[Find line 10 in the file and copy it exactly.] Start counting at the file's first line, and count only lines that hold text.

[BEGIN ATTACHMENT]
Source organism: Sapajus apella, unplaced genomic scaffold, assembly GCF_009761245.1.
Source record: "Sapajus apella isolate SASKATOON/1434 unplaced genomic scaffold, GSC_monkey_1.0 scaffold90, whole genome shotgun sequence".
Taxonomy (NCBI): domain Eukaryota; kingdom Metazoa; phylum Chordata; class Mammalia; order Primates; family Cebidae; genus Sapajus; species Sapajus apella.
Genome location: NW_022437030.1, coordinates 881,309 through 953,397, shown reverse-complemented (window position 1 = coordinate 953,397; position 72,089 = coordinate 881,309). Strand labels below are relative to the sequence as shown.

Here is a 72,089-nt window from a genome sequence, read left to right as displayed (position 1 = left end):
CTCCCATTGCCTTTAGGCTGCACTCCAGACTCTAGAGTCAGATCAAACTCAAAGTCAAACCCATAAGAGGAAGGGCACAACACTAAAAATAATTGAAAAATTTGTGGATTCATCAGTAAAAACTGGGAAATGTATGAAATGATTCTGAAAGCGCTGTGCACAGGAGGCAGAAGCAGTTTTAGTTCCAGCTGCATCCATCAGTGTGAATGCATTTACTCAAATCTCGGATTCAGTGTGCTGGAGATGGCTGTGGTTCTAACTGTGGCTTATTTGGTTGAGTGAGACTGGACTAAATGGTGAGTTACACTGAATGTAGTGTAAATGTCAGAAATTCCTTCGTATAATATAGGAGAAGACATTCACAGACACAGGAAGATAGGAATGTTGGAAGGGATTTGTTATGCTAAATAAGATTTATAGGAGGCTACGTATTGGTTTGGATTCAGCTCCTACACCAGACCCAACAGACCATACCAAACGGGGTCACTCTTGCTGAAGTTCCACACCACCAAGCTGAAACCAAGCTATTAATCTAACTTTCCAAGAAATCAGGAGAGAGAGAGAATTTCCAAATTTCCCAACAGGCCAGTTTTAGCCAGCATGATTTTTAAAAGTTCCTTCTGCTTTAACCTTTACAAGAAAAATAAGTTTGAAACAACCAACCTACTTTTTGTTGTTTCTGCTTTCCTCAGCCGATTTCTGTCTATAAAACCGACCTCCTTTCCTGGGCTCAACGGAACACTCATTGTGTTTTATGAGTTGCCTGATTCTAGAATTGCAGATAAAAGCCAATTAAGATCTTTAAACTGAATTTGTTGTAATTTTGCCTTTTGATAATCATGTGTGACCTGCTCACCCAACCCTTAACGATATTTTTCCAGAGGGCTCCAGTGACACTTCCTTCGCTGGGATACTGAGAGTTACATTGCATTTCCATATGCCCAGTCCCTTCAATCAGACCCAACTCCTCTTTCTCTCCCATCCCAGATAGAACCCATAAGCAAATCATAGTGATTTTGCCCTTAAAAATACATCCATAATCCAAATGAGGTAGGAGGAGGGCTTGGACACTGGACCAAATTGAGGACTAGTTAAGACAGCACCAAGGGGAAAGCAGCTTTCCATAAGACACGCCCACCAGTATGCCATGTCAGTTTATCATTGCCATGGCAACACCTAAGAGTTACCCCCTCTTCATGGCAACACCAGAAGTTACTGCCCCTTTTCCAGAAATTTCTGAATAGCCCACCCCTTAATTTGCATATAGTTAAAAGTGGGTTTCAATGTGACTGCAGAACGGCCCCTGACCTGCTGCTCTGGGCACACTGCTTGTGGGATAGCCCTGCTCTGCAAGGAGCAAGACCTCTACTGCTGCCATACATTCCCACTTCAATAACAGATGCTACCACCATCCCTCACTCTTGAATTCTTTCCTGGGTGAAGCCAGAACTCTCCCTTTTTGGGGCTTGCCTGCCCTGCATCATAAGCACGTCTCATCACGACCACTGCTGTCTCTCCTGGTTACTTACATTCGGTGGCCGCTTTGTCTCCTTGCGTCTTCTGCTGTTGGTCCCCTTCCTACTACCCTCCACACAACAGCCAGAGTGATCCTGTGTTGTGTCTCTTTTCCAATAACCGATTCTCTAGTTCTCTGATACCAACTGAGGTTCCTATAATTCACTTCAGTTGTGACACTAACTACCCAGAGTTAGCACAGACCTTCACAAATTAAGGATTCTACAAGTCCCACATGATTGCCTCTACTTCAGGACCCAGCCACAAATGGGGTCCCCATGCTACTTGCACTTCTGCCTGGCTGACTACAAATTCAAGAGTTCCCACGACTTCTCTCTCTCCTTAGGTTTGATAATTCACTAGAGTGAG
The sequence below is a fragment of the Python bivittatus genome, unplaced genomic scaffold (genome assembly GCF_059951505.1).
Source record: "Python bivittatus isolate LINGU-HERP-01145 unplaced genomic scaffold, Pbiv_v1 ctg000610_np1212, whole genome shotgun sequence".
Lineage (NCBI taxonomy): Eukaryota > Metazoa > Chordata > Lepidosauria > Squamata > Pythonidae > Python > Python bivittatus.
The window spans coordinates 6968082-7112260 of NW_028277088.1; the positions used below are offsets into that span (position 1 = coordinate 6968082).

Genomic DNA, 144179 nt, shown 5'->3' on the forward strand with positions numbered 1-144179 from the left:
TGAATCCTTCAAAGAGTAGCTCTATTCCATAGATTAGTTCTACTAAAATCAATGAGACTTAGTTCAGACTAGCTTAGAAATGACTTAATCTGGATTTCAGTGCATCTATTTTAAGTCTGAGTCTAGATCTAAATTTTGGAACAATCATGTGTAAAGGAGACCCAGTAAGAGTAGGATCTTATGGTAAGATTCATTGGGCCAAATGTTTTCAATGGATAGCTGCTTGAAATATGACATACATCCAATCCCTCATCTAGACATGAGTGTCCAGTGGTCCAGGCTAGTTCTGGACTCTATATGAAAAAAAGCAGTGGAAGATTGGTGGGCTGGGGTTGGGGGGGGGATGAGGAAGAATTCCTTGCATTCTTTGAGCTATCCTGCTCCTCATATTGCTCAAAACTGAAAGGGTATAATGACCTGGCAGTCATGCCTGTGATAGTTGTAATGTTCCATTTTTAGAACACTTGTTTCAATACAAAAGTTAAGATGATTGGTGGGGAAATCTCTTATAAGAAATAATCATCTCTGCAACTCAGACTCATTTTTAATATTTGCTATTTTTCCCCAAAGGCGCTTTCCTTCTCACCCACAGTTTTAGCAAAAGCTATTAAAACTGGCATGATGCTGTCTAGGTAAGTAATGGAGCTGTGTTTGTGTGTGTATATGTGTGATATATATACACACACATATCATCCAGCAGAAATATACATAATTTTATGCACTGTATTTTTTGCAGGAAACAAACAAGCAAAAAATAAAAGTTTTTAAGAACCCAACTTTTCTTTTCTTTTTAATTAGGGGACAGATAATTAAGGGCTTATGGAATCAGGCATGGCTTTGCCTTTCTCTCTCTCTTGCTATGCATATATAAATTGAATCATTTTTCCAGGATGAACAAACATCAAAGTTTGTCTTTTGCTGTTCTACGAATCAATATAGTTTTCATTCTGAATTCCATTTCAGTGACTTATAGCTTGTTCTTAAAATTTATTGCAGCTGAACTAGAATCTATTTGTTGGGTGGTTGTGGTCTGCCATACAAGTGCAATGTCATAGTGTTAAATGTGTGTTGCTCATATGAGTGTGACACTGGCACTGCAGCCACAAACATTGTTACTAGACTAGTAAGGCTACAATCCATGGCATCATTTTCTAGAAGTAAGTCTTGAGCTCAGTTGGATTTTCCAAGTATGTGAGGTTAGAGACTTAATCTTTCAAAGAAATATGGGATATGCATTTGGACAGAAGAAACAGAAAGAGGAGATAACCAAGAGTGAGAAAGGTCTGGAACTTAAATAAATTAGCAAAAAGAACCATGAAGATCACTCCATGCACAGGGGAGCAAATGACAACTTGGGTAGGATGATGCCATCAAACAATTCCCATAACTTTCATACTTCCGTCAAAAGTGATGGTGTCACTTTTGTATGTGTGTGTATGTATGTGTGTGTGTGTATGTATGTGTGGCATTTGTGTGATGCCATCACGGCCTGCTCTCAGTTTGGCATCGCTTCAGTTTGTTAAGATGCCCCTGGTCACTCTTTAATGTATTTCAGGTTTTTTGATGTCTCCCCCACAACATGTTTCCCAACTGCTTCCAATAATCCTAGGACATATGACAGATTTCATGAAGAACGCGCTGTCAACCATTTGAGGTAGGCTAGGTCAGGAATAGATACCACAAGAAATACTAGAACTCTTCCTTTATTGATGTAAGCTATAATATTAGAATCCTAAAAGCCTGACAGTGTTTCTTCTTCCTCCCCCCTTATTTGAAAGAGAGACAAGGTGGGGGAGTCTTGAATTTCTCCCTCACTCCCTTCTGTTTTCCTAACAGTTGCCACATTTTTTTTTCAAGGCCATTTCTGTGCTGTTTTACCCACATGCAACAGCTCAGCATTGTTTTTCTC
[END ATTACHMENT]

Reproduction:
The window spans coordinates 6968082-7112260 of NW_028277088.1; the positions used below are offsets into that span (position 1 = coordinate 6968082).